Here’s an interesting newspaper article demonstrating how fed up people are getting with the claiming of trademark rights (regrettably, based frequently on registrations) in “catchphrases,” which we just discussed here.

These claims, again, are seen as entirely specious if one remembers that trademark law seeks to avoid… what was the term again? Yes — LIKELIHOOD OF CONFUSION. Which, in the examples shown in the article, will virtually never be shown — if a defendant has the time and money to challenge the bullies that send the cease and desist letters.

Originally posted 2013-11-03 23:05:03. Republished by Blog Post Promoter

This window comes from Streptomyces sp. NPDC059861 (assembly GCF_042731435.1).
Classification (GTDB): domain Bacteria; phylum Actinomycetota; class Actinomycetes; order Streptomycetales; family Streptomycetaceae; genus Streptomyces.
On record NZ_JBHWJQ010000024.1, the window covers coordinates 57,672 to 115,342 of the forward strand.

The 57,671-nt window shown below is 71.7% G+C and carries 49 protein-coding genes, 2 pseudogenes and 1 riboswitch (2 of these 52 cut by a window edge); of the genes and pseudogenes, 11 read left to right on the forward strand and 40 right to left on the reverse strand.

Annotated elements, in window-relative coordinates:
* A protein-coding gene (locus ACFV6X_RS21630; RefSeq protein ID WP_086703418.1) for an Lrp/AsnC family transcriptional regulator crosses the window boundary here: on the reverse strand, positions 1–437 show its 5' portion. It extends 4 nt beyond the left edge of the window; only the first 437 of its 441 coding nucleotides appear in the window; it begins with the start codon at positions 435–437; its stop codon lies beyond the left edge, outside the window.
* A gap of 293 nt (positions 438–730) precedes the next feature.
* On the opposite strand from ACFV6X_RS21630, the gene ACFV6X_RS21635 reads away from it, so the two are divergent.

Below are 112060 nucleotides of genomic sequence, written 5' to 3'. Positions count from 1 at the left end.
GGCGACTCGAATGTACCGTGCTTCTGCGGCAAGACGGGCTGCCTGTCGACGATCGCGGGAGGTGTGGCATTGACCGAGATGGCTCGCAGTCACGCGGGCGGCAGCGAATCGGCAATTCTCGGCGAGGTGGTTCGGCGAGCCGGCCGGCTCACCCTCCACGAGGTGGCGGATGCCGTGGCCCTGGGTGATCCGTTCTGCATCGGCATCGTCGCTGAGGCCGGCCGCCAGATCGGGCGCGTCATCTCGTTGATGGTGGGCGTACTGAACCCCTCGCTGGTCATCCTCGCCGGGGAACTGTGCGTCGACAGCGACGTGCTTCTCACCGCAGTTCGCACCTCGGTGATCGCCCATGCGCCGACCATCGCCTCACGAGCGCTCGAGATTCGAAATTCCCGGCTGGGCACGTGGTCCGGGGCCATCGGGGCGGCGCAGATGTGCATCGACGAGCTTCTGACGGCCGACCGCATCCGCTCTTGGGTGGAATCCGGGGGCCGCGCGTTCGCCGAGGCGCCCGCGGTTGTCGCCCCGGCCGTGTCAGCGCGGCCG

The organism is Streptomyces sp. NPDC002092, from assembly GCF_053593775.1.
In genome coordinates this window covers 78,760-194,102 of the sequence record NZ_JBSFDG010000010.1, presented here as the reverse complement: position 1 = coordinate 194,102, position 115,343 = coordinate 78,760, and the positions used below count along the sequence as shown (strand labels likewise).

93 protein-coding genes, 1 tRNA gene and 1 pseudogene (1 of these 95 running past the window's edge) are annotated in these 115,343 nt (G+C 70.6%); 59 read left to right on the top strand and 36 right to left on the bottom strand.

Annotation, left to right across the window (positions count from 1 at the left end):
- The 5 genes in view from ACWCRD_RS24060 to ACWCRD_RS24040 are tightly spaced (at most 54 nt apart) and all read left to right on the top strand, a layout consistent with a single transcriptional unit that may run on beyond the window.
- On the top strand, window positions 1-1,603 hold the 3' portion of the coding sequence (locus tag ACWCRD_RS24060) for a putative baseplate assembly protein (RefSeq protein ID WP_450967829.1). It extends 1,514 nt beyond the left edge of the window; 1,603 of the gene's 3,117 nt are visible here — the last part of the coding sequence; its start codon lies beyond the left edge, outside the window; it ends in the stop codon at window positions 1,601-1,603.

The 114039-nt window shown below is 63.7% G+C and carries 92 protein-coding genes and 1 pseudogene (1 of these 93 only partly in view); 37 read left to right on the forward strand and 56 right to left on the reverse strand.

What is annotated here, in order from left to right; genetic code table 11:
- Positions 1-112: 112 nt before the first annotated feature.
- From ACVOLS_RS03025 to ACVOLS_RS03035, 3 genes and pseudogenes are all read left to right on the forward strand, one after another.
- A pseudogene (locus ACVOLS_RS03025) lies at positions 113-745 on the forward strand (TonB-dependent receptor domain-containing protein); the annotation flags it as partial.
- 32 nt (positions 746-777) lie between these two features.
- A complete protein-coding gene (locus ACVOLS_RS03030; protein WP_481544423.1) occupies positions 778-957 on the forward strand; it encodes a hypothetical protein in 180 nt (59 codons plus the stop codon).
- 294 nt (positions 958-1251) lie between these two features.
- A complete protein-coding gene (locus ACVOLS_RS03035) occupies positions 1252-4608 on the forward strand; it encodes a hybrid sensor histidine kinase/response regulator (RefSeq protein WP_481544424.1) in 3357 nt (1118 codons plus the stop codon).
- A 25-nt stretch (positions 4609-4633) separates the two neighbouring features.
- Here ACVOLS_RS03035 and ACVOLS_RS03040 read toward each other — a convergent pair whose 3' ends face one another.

By Ron Coleman

LIKELIHOOD OF CONFUSION blog author Ron Coleman is a member of Dhillon Law Group in their New York City and Montclair, New Jersey offices. He is a graduate of Northwestern University School of Law and Princeton University.

2 thoughts on “Trademark phrase”
  1. […] Yes, another slogan lawsuit — one of my favorite topics (also here and here). A Fort Lauderdale company has sued the makers of the “Bee Movie” over the use of their slogan, “Give Bees a Chance.” Nick Daly of the Google Copyright blog writes in: I’ve got another great slogan lawsuit for you. Looks like a company that sells cosmetics containing honey is suing Dreamworks and Paramount over the slogan “Give Bees a Chance,” which is registered to the cosmetics company and was used in television commercials for the movie. It’s a total stretch, but can’t be surprised since the parties were in negotiations over licensing of the slogan only to have the studios use it anyway. He’s most likely just bitter he didn’t get anything out of it. […]

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